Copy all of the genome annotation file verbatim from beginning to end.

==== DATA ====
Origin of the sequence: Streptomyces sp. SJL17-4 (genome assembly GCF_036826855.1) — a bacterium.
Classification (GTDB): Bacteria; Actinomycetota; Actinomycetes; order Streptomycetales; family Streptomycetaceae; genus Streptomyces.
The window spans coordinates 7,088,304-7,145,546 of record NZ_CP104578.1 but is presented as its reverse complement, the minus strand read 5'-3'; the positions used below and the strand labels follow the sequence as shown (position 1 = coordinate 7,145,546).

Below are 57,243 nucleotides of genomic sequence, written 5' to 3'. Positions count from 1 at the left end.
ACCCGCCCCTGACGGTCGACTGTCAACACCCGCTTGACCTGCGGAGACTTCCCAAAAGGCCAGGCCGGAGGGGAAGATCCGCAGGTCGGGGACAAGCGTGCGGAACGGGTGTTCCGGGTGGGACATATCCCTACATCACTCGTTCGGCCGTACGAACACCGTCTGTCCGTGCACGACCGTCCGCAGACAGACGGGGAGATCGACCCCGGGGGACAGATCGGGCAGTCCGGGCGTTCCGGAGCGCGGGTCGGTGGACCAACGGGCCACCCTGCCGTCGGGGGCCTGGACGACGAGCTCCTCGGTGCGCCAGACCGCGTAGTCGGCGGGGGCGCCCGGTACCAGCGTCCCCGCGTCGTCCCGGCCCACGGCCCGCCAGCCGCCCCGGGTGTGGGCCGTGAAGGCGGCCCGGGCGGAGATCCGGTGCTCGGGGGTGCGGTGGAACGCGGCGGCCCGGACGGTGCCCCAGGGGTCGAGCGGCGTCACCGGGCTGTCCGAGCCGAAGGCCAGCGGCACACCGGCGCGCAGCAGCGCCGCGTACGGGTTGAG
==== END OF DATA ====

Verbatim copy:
Origin of the sequence: Streptomyces sp. SJL17-4 (genome assembly GCF_036826855.1) — a bacterium.
Classification (GTDB): Bacteria; Actinomycetota; Actinomycetes; order Streptomycetales; family Streptomycetaceae; genus Streptomyces.
The window spans coordinates 7,088,304-7,145,546 of record NZ_CP104578.1 but is presented as its reverse complement, the minus strand read 5'-3'; the positions used below and the strand labels follow the sequence as shown (position 1 = coordinate 7,145,546).

Below are 57,243 nucleotides of genomic sequence, written 5' to 3'. Positions count from 1 at the left end.
ACCCGCCCCTGACGGTCGACTGTCAACACCCGCTTGACCTGCGGAGACTTCCCAAAAGGCCAGGCCGGAGGGGAAGATCCGCAGGTCGGGGACAAGCGTGCGGAACGGGTGTTCCGGGTGGGACATATCCCTACATCACTCGTTCGGCCGTACGAACACCGTCTGTCCGTGCACGACCGTCCGCAGACAGACGGGGAGATCGACCCCGGGGGACAGATCGGGCAGTCCGGGCGTTCCGGAGCGCGGGTCGGTGGACCAACGGGCCACCCTGCCGTCGGGGGCCTGGACGACGAGCTCCTCGGTGCGCCAGACCGCGTAGTCGGCGGGGGCGCCCGGTACCAGCGTCCCCGCGTCGTCCCGGCCCACGGCCCGCCAGCCGCCCCGGGTGTGGGCCGTGAAGGCGGCCCGGGCGGAGATCCGGTGCTCGGGGGTGCGGTGGAACGCGGCGGCCCGGACGGTGCCCCAGGGGTCGAGCGGCGTCACCGGGCTGTCCGAGCCGAAGGCCAGCGGCACACCGGCGCGCAGCAGCGCCGCGTACGGGTTGAG